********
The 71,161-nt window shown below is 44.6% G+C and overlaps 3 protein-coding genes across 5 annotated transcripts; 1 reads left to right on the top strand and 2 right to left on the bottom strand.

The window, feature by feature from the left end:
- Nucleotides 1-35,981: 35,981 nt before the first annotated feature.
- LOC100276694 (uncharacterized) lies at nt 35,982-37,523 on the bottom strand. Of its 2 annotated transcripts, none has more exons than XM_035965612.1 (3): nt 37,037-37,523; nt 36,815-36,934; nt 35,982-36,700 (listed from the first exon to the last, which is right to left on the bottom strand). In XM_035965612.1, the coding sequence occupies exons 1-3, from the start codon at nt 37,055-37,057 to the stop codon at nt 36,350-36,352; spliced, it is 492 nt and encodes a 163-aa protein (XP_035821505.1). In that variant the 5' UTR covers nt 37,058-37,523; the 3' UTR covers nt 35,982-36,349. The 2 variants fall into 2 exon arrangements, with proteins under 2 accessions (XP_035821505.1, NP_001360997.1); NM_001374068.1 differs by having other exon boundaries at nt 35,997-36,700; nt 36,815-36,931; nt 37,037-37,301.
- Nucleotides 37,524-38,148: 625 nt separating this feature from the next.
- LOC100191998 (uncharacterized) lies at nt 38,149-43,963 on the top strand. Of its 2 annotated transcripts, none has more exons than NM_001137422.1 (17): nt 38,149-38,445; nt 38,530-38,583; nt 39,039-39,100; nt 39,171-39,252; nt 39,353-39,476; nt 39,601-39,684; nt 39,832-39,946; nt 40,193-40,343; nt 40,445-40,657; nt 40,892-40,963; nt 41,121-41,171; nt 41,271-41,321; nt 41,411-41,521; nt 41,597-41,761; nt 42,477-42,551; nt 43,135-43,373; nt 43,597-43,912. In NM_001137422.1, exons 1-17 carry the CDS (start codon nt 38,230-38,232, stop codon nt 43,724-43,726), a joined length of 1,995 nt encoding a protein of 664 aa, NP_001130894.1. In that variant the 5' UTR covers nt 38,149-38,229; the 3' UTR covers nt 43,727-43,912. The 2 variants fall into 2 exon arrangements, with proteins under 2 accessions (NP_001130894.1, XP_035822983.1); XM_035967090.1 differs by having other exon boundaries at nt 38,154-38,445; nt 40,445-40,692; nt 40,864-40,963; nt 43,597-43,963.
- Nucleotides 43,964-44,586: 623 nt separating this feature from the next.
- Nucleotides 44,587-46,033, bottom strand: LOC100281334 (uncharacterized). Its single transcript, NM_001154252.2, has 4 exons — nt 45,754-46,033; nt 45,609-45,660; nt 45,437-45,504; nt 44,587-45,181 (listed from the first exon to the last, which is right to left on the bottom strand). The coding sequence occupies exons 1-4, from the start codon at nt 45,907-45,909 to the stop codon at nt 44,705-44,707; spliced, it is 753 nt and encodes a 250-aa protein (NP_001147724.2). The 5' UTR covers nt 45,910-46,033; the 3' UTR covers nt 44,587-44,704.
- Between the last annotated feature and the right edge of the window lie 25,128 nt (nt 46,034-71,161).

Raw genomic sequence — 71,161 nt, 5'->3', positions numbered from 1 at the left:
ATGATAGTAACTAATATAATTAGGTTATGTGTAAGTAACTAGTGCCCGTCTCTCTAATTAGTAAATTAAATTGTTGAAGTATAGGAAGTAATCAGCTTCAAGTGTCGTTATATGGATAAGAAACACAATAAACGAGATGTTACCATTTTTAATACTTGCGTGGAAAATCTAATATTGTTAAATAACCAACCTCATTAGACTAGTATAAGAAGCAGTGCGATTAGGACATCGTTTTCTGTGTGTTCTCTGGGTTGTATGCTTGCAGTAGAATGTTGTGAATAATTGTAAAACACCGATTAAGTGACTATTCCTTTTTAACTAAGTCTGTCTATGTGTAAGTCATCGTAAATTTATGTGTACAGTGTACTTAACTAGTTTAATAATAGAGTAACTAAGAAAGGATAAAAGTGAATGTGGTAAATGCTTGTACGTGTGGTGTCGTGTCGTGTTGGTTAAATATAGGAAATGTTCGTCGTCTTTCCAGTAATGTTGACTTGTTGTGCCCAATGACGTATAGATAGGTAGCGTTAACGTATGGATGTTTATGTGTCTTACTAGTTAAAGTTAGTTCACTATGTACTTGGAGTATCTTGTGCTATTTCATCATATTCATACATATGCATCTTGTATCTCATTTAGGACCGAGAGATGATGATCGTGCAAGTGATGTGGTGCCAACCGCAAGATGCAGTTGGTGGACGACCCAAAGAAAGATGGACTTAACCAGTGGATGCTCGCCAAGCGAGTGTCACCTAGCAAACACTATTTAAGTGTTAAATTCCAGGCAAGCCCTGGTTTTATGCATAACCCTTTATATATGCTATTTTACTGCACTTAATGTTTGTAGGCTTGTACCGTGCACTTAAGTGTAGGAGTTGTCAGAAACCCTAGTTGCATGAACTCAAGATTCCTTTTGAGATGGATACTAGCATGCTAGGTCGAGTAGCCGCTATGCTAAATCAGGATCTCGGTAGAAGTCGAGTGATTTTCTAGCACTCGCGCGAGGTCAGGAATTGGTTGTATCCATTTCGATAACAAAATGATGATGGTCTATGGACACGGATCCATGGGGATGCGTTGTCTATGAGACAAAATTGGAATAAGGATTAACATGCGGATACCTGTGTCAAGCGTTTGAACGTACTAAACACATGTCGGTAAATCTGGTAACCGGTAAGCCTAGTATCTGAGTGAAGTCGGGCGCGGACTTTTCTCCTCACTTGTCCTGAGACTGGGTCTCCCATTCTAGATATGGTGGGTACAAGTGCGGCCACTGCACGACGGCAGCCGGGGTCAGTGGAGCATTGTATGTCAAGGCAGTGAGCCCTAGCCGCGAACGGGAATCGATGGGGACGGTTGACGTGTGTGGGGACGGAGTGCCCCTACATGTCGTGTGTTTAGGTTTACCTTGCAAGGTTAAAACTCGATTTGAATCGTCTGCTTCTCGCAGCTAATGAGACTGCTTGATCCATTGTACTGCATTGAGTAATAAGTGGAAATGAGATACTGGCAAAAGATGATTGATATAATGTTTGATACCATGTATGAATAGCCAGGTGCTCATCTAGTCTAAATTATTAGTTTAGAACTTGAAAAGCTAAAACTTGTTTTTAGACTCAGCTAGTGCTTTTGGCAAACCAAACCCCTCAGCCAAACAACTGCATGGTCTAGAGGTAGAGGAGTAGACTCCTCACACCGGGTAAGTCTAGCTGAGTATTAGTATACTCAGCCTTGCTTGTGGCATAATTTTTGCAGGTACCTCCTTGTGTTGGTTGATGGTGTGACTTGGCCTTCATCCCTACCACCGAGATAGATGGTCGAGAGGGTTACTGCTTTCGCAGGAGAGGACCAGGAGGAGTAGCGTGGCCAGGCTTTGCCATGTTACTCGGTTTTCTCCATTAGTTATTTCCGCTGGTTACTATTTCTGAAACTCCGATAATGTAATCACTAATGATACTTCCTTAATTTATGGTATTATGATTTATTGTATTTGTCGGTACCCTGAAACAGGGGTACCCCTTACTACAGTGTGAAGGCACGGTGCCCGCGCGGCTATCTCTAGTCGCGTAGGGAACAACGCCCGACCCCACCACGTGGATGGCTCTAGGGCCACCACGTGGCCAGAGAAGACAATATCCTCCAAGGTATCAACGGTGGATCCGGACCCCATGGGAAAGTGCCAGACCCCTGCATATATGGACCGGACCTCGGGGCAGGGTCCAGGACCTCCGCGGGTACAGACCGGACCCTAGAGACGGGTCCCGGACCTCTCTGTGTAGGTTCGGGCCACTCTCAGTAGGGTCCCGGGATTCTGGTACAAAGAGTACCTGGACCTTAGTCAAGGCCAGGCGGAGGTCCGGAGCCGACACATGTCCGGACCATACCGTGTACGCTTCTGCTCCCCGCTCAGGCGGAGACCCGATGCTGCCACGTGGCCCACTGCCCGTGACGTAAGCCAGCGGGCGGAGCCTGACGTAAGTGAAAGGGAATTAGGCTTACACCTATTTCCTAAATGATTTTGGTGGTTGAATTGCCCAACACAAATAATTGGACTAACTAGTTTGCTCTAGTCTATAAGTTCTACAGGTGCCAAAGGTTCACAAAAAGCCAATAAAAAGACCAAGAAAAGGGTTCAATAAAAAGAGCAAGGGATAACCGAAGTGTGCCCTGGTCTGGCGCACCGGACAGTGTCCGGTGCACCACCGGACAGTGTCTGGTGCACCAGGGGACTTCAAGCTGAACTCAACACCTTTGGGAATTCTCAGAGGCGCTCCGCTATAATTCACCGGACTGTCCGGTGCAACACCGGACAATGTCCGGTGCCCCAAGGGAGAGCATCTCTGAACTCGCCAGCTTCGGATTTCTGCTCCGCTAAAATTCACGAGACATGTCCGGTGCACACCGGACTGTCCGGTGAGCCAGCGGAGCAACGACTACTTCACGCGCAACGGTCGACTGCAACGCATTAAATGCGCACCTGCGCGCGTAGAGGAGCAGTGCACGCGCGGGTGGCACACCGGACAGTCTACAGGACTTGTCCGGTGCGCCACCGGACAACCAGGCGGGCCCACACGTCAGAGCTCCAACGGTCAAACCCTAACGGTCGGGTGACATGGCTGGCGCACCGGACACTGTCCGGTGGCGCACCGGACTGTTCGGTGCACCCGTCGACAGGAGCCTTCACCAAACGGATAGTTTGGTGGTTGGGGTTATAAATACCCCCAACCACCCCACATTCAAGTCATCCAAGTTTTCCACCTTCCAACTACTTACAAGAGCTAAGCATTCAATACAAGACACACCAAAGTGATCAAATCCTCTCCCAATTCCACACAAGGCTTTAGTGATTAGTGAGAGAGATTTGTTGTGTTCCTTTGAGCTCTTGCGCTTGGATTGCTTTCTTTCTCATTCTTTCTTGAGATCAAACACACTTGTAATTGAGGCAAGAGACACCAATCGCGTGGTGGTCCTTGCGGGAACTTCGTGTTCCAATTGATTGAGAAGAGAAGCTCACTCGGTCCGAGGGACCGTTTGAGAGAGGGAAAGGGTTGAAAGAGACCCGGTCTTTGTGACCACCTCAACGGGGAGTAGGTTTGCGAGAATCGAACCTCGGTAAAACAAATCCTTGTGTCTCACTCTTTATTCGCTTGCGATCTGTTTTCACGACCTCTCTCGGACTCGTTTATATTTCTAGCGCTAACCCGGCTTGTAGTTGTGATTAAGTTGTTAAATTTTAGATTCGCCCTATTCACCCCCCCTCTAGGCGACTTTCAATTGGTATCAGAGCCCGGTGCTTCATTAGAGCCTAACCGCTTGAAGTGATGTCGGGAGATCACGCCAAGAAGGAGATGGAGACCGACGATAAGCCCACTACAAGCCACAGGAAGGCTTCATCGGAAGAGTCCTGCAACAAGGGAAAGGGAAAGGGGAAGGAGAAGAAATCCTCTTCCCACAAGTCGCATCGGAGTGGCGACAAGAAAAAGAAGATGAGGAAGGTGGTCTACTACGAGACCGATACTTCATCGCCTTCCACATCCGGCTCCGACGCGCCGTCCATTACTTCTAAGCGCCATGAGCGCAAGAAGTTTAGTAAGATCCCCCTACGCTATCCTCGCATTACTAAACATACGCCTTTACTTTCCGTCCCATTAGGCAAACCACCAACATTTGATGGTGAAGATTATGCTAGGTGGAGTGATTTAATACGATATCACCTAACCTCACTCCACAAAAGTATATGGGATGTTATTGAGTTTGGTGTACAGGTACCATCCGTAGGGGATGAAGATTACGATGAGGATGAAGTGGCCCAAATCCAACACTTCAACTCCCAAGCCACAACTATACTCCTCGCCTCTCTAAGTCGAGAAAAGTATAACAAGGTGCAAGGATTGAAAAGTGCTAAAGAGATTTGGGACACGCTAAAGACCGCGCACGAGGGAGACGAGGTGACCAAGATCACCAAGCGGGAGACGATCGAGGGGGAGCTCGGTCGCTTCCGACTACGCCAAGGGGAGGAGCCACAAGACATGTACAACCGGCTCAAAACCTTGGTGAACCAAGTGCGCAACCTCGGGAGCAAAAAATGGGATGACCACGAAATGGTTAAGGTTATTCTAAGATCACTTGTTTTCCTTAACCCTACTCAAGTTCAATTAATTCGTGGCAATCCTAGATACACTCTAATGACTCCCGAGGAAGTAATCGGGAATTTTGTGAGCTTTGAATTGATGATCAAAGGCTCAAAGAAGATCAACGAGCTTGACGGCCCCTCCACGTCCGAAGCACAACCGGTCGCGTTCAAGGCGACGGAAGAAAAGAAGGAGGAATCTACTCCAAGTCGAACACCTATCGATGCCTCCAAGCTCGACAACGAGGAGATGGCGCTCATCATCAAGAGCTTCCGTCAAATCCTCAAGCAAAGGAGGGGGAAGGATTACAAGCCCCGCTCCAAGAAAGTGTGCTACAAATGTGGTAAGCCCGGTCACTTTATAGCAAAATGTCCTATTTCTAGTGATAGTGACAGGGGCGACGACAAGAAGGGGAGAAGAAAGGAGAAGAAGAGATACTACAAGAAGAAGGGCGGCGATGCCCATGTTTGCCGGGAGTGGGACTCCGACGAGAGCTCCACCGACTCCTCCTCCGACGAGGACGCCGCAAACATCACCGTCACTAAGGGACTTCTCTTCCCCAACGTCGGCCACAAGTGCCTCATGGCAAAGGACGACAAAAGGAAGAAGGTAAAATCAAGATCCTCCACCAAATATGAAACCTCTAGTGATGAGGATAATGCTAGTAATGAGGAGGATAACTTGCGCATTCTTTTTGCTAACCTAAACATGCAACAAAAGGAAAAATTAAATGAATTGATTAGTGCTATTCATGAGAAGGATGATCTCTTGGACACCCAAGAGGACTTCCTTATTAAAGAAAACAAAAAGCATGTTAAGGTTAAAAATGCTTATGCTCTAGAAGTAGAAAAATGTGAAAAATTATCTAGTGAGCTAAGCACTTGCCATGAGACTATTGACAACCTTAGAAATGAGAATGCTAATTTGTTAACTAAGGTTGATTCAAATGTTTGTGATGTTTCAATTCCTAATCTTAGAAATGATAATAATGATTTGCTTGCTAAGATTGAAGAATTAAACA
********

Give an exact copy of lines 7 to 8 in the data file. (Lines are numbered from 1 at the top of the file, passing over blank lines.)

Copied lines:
- Nucleotides 43,964-44,586: 623 nt separating this feature from the next.
- Nucleotides 44,587-46,033, bottom strand: LOC100281334 (uncharacterized). Its single transcript, NM_001154252.2, has 4 exons — nt 45,754-46,033; nt 45,609-45,660; nt 45,437-45,504; nt 44,587-45,181 (listed from the first exon to the last, which is right to left on the bottom strand). The coding sequence occupies exons 1-4, from the start codon at nt 45,907-45,909 to the stop codon at nt 44,705-44,707; spliced, it is 753 nt and encodes a 250-aa protein (NP_001147724.2). The 5' UTR covers nt 45,910-46,033; the 3' UTR covers nt 44,587-44,704.